The health outcomes of inflammation and obesity in patients with heart failure

Zyad T. Saleh, Terry A. Lennie, Muhammad Darawad, Hamza Alduraidi, Rami A. Elshatarat, Issa M. Almansour, Debra K. Moser

Research output: Contribution to journalArticlepeer-review

5 Scopus citations

Abstract

Background: Although obesity is a risk factor for cardiovascular disease, higher body mass index is related to longer event-free survival in patients with heart failure (HF). While previous research demonstrated that higher levels of inflammatory mediators were associated with shorter event-free survival, the effect of inflammation on the association between obesity and outcomes of HF have not been considered. Hypothesis: Based on the obesity paradox, we hypothesized that patients with higher baseline body mass index (BMI) would experience better event-free survival than those with lower BMI regardless of inflammatory status. Method: A sample of 415 patients with HF (age 61 ± 11.5 years; 31% female) provided blood to measure soluble tumor necrosis factor receptor1 (sTNFR1), a biomarker of inflammation. Patients were divided into 4 groups based on BMI and a median split of sTNFR1 levels: (1) high BMI ≥ 30 and sTNFR1 > 1804 pg/ml, (2) high BMI ≥ 30 and low sTNFR1 ≤ 1804 pg/ml, and (3) low BMI < 30 and high sTNFR1 > 1804 pg/ml vs. (4) low BMI < 30 and sTNFR1 ≤ 1804 pg/ml. Patients were followed for an average of 365 days to determine the time to first event of either all-cause hospitalization or death. Results: There were 177 patients (43%) who experienced either an all-cause hospitalization or death. In a Cox regression, high BMI and high sTNFR1 category predicted time to event (hazard ratio = 1.7, 95% confidence interval = 1.01–2.9) with age, gender, race, left ventricular ejection fraction, New York Heart Association functional class (I/II versus III/IV), log-transformed N-terminal Pro-B-type natriuretic peptide levels, prescribed statin (yes/no), and comorbidity as covariates. Conclusion: Being in a higher inflammation group was associated with shorter event-free survival regardless of BMI. This study provides evidence that inflammation is an important consideration in the association between obesity and better outcomes in patients with HF.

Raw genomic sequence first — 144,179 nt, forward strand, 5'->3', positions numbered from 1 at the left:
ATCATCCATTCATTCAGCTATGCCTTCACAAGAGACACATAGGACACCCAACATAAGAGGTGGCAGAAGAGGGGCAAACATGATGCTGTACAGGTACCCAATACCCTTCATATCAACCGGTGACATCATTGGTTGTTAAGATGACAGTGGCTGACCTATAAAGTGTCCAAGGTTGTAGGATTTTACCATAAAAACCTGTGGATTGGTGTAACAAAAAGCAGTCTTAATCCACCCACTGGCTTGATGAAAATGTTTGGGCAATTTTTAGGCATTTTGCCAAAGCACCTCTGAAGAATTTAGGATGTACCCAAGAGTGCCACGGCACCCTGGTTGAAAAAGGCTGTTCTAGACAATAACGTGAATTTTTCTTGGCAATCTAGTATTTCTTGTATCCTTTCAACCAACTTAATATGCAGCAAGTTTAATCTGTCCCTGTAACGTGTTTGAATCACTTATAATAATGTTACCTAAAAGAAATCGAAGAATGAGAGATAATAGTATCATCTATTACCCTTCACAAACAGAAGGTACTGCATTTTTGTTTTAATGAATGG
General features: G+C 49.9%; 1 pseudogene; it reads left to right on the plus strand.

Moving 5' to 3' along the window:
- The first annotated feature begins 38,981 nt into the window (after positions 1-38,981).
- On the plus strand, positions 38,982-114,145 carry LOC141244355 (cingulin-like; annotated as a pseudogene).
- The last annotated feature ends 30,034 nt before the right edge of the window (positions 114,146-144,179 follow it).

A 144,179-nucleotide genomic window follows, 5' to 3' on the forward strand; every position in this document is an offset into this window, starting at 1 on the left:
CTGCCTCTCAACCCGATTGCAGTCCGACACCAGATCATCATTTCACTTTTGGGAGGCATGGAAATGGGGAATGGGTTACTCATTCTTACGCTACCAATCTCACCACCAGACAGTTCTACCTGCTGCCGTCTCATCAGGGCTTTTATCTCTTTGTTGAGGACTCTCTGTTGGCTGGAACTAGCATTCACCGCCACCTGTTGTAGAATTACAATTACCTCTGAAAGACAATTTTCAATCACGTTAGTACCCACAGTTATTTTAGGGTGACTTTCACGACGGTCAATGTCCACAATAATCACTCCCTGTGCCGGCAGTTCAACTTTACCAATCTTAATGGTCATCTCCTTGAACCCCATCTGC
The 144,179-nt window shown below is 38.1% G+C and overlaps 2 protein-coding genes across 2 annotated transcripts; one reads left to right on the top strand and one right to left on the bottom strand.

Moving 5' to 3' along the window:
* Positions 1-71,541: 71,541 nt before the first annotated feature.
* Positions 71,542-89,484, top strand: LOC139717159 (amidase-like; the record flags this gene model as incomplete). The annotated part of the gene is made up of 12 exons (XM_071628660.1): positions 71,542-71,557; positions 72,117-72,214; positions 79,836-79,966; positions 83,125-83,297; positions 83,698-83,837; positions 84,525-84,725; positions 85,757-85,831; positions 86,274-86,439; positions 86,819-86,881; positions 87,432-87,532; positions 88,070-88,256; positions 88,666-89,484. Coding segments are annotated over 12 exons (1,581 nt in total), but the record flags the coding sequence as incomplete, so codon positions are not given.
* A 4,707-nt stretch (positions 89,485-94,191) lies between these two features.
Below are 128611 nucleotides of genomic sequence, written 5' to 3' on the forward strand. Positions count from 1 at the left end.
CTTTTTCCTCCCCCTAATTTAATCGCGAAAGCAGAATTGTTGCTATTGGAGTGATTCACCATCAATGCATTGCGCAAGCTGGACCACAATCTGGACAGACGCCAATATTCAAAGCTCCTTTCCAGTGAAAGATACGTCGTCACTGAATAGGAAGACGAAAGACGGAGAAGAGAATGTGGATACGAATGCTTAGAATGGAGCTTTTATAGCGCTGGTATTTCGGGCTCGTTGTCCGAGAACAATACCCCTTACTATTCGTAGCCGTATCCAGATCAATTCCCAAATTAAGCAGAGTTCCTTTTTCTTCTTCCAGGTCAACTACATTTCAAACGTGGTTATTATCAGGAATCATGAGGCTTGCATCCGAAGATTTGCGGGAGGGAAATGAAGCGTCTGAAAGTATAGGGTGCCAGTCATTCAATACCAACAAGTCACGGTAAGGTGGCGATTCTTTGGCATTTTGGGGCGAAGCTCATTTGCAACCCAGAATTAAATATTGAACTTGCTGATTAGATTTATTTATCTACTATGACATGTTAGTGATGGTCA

Original languageEnglish
Pages (from-to)896-901
Number of pages6
JournalHeart and Lung
Volume49
Issue number6
DOIs
StatePublished - Nov 1 2020

Bibliographical note

Publisher Copyright:
© 2020 Elsevier Inc.

Keywords

  • Health outcome
  • Heart failure
  • Inflammation
  • Obesity

ASJC Scopus subject areas

  • Pulmonary and Respiratory Medicine
  • Critical Care and Intensive Care Medicine
  • Cardiology and Cardiovascular Medicine

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